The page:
The Richmond Parks and Recreation Board has a lot to look forward to in regards to both up-and-coming and recently opened park projects.
Friday, the board celebrated the opening of Million Park Dog Park at E.C. Million, which welcomed around 20 dogs, 25 humans and Richmond Police Department's newest canine officer, Logan.
Jon McChesney, the board's chair, said he received some feedback of people expressing some concern that there is no access to water for the park's pet visitors.
According to Joe Bentley, director of Richmond Parks and Recreation maintenance, this would be a challenging fix, because the area the park is located in is really dry, especially with the current drought. He added that he would hope to add more shade in the park.
On Saturday, the parks board will have another ribbon cutting ceremony for Millstone Park, located downtown on Main Street. The park will feature 32 millstones, a majority of which were donated by local resident Speedy Denny, who was the primary contractor for the park.
All but two or three stones are believed to be the only stones that weren't once located in the county, and they carry an extensive history of mills used in the county. That was Denny's primary reason behind pitching the idea to Rob Minerich, the city's manager.
"Denny has invested so much work into the construction of the park that he has put his primary contracting business on the back burner," Bentley said.
The park's opening will be at 10 a.m. Saturday at 224 E. Main St. in Richmond.
Erin Moore, the director of Richmond Parks and Recreation, also gave an update about the city's accessible playground, which they received two bids for last week.
She asked that the board look at the assessments of each bid, and make choices on the assessment to help determine which offer they would lean towards.
When asked by another board member if there was a certain bid she favored, Moore replied saying, "I definitely think there are good things about both, but one stood out based on the comparison report."
Moore plans to meet with Minerich tomorrow to discuss the board's recommendation and hopes to have a definitive answer to present to the city commissioners at the Oct. 8 meeting.
Other than the excitement of progress with projects, a theme throughout the meeting's discussion was the effect of the continued heat on park's programs.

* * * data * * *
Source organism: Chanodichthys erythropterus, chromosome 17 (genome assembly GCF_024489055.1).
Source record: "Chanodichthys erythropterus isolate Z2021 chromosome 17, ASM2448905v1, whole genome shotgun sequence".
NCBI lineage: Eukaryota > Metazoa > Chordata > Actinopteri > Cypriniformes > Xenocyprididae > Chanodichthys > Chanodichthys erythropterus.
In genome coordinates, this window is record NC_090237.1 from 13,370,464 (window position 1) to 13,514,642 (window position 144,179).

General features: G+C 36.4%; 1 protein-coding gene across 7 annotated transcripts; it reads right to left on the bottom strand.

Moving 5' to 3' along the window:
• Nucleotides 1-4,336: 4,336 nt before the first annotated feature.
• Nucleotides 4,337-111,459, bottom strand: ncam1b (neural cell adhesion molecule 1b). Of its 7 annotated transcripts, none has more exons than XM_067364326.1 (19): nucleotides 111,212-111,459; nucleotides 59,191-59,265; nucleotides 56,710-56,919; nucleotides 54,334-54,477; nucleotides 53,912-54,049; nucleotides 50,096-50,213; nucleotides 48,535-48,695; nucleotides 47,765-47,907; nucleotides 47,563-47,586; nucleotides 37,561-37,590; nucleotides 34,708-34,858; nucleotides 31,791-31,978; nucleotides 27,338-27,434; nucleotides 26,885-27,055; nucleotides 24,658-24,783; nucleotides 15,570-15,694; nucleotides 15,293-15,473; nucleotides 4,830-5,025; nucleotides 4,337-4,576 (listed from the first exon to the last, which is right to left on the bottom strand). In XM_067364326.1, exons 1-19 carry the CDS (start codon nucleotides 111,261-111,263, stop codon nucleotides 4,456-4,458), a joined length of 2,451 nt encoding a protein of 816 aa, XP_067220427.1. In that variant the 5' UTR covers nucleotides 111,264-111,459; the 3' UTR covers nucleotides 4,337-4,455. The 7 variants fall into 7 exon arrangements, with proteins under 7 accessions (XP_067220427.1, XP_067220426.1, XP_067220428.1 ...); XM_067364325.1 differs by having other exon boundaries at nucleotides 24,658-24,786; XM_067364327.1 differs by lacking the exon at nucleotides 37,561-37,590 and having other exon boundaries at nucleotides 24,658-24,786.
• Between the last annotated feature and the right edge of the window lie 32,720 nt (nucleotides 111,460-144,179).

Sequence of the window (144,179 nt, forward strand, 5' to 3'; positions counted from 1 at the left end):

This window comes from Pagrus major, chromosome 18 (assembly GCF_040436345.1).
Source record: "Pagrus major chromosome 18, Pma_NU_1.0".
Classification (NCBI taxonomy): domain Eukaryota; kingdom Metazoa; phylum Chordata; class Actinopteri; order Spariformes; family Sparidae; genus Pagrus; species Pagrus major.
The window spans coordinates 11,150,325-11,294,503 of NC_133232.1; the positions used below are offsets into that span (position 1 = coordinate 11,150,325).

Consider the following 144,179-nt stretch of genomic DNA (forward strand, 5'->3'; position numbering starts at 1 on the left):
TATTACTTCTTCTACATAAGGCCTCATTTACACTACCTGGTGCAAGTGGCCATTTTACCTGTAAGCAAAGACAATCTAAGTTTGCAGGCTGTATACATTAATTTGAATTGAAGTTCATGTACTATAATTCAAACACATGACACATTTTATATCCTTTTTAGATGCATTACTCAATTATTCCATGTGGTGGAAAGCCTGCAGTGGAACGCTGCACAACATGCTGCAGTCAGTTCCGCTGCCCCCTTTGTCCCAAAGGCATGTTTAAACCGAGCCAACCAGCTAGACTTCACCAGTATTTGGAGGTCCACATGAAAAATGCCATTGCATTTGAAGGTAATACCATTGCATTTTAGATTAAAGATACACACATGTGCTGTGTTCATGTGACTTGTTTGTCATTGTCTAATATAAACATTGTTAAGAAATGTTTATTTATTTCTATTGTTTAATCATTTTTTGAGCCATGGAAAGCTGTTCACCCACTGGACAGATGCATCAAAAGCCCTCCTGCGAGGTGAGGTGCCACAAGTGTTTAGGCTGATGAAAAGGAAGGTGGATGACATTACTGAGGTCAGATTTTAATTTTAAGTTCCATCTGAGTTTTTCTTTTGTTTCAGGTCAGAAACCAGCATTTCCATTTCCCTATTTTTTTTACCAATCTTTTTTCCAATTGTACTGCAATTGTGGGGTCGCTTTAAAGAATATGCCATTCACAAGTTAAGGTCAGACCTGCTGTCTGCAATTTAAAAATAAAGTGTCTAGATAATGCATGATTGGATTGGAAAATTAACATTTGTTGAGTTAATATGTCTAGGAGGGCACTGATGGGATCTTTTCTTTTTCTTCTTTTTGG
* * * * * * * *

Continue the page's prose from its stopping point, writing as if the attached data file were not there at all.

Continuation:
Kayak rentals at Lake Reba was down about 100 rentals from last year, according to Moore.
She said heat was her best guess for the decrease in numbers. The board was informed that this year, the park saw around 500 rentals as compared with last year's 600.
Furthering the conversation about drought impact, Elizabeth Eversole, parks program coordinator, talked about the season's first movie in the park event, which saw 75 to 100 people.
"Not a whole lot of people want to attend an event when it is 90 degrees outside dark," she said.
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• The park's board is looking for volunteers for the annual Special Olympics Chili Fundraiser and Silent Auction event on Nov. 1. Volunteers are needed for setup and serving. Setup will be from 2 to 4 p.m., and service and cleanup will run from 6 to 9 p.m. People can volunteer by contacting email@example.com or calling 859-623-8753.
• Mason Chamblee, the museum and recreation programmer, discussed Yoga in the Park, saying they were noticing an uptick in session potentially due to the lack of rain as well as not charging a participation fee. The previous session, he said, saw the most attendance.
• Chamblee also reported that he was approaching the bid deadline for repairs on the Irvinton House Museum and hopes to have those on the commissioner's meeting next week.
The next park board meeting is rescheduled for Oct. 29 because of a K.P.R.S. annual conference.
Reach Taylor Six at 624-6623 or follow her on Twitter @TaylorSixRR.